Bicycle, large truck deaths rose sharply last year even as total traffic fatalities dropped

  • Article by: JOAN LOWY , Associated Press
  • Updated: December 10, 2012 - 1:59 PM
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ranger78Dec. 10, 1211:34 AM

The number of bikers is up. So an increase in fatalities should be expected. However, it's a safe bet that the number wouldn't be as high as it is if bikers obeyed ALL traffic laws. Unfortunately, far too many bikers pick and choose what they want to obey. And they tend to blame motorists whenever accidents occur. Obey the laws or pay the consequences.

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acctsah2Dec. 10, 1212:06 PM

It would make sense that fatalities are up since ridership is up. I would encourage everyone to get out and ride but to do it safely. Which means not going to the middle of a busy four lane road during rush hour and expecting everyone is going to see you.

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littlebootsDec. 10, 1212:21 PM

rang and acc, I agree completely. I ride bikes, walk run and drive almost everyday but I see far more pedestrians jaywalking and motorists speeding, not signaling, blowing stop signs and red lights etc etc than I ever do cyclists breaking laws, it's just people here are immune to it, cars are everywhere and they are the "norm" whereas bikes are not and there are so many less of them on the roads it reinforces this bias. It has been proven people in cars relate emotionally with pedestrians and not with cyclists, they see bikes as competition with less rights to the roads we all pay for and share and thus are far more aggressive. I'm not excusing cyclists who blow stop signs, etc I scream at them all the time believe me, it's just that we all need to obey the laws, that means everyone.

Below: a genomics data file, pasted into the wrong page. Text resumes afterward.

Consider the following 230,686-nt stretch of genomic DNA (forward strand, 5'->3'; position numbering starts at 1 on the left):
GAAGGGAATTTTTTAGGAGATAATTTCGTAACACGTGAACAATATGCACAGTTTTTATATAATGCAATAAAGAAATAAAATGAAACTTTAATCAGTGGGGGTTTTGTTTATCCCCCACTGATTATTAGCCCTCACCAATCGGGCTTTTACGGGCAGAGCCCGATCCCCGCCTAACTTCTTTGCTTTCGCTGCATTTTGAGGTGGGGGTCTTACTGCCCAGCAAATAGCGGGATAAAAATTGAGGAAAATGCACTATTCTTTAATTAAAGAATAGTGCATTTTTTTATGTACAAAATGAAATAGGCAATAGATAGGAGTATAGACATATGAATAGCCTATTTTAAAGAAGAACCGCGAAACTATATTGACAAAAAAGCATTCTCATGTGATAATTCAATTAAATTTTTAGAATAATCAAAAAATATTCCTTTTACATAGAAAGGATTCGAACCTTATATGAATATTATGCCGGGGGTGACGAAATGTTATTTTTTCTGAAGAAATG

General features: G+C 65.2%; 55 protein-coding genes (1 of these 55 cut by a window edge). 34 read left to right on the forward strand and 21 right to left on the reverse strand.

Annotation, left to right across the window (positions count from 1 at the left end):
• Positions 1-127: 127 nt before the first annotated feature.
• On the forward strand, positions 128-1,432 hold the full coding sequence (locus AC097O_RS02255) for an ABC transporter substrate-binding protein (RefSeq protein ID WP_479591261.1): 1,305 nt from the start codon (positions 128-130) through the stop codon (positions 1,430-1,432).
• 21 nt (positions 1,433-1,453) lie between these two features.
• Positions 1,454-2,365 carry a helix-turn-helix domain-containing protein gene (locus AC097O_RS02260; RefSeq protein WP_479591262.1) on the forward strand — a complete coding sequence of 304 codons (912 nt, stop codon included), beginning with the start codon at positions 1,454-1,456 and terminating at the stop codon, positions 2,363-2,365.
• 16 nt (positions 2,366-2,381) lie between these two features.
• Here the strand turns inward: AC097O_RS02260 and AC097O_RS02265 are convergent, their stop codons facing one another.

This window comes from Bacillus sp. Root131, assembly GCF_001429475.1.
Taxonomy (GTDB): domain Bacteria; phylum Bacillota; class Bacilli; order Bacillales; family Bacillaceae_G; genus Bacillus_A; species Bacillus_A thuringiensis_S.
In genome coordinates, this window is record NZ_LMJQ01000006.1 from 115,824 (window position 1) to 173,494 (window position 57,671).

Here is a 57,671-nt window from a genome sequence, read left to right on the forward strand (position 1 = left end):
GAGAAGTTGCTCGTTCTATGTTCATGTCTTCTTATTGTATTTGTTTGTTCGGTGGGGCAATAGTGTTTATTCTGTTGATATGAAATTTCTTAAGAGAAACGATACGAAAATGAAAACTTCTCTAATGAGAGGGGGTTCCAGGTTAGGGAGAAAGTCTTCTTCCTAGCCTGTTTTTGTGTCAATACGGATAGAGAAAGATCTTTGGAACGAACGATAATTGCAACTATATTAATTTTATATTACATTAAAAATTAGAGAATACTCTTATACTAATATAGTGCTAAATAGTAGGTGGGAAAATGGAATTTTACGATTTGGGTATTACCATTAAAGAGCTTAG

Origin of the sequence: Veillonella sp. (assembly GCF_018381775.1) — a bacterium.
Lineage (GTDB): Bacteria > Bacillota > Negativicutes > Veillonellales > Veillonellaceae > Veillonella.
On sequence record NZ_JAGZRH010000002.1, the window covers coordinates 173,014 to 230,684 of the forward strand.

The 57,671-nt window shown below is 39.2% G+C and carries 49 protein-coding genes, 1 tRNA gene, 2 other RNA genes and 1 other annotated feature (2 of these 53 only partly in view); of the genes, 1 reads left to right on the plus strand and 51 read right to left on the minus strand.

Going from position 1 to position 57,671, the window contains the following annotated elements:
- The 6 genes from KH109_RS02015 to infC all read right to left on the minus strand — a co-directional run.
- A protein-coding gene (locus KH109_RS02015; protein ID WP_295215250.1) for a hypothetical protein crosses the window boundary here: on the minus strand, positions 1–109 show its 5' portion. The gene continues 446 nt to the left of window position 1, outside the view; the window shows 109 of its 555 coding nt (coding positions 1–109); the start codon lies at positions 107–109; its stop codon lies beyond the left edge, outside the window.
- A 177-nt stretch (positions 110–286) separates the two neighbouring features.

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chemnpDec. 10, 1212:23 PM

This story seems to have more questions than answers. It doesn't factor for increases in use of each vehicle, and because of that, one could draw completely contradictory conclusions from the small amount of data presented. I'm sure that the motorcycle deaths were also a result of the increase in usage as gas prices increase.


As for bicyclists, I think the increases in the miles of bike lanes available will definitely (and already has) reduced biking fatalities. As for biking in the middle of the lane, I think most of those bikers are doing so because there aren't enough bike lanes nearby.

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FrankLDec. 10, 12 5:01 PM

Since bikes want to be considered vehicles on the highway, perhaps some standards are in order. My biggest concern is the lack of visibility. If they want to operate on the roads we need to have some minimum lighting requirements. The biggest is to have an effective taillight. Nothing worse than coming upon a bike in the darkness, the little reflectors give very poor warning.

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